In order to illustrate the effect of different stitch patterns on row and stitch gauge, the TKGA Level I instructions require a comparison between the top halves of swatch #1 (garter stitch) and #2 (stockinette) with the entire swatch of #3 (seed stitch) and #14 (horseshoe cable). The comparison of these four swatches means that they all have to be in the same yarn and knit on the same needles.
It might be nerdy, but I found it rather fun calculate the row and stitch gauges and find experimentally what I knew intuitively: that it takes more rows of garter stitch to achieve the same length fabric as stockinette, or that in terms of stitches per inch a pattern of cable> seed stitch> stockinette> garter stitch. It really reinforces the importance of making gauge swatches “in pattern”.
After agonizing about the ribbing tension and type of increases to use in the bottom halves of swatches #1 & 2, I was quite happy about how relatively simple swatches #3 and #14 were. Just follow the instructions on the sheet, remember good tension, and done!
Looking for more relatively quick gratification, I thought I’d finish out the cable section. #13 was easy enough, just a simple little twisting cable, instructions provided. On to #15, ‘Choose your own Cable Adventure’. No problem. I have a couple of nice stitch books from the library, I thought I’d just pick a cable, center it and make sure its balanced and move along. I found myself a handsome interlaced braid, something exciting, but not so many stitches across that I can’t frame it nicely with a purl background and stockinette on the outside. So why doesn’t my cable look very exciting?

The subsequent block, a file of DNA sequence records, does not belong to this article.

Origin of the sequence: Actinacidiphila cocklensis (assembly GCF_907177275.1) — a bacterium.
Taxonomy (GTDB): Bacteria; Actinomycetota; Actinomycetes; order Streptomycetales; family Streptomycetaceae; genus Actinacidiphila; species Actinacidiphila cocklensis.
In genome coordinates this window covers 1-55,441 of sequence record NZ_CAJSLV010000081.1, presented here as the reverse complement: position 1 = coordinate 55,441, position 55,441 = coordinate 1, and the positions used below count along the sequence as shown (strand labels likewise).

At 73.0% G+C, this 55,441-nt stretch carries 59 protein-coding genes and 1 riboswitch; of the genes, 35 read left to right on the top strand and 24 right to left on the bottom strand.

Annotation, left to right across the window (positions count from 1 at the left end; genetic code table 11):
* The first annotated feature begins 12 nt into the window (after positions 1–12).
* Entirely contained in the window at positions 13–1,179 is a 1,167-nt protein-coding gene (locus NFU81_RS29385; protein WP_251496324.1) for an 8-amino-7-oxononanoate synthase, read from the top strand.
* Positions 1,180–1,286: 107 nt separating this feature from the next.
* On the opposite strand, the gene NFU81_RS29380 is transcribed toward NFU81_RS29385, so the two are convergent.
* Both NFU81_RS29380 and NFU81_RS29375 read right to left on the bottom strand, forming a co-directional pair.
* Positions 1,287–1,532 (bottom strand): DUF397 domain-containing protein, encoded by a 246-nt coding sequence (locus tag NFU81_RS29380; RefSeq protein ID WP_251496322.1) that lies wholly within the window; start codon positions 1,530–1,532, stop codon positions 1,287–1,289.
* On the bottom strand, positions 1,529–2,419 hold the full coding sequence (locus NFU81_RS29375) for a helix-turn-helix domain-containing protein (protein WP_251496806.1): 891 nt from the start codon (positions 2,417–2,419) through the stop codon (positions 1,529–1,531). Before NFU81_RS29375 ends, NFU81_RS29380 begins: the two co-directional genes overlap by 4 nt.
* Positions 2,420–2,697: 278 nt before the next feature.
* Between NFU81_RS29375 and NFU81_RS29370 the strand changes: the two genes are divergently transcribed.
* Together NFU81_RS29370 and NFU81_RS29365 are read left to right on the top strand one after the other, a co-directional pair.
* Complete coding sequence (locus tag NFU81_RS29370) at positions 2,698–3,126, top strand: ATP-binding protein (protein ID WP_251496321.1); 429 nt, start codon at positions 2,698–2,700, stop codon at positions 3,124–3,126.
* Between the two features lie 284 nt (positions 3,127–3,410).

It’s not just the photo, the interlacing looks very muddy, only when it catches the light ‘just so’ will the four interwoven ‘strands’ look somewhat clear (eg. the far edge that’s curling upward in this photo).
I think I have chosen a bad cable, or maybe a bad cable for my skill level. I think it is too complex a cable over too small a stitch count (only 10 stitches) to show up well. The cross-overs seem to be under too much tension to have the “fatness” that creates good shadowing. I think a similar design of four interlaced ‘strands’ would look fine if each ‘strand’ had more stitches. Or else, there is something I don’t know about cables and tension that would allow my small ‘strands’ to be fatter without having the edge stitches look inconsistently looser than those on the inner curves.
I suppose I will have to select another cable pattern. I have noticed that a lot of the TKGA Level 1 projects on Ravelry used what I would call “x and o” cables or “ooo” cables. Those seemed to look nice and distinct. Maybe I’ll look for something like that. I’m more attracted to cables that look kind of wavy due to really long repeats, but I only have 4 inches to work with, so I don’t think that kind will balance well. Maybe I can save my wavy cable experiments for the Level II vest that I plan to design myself.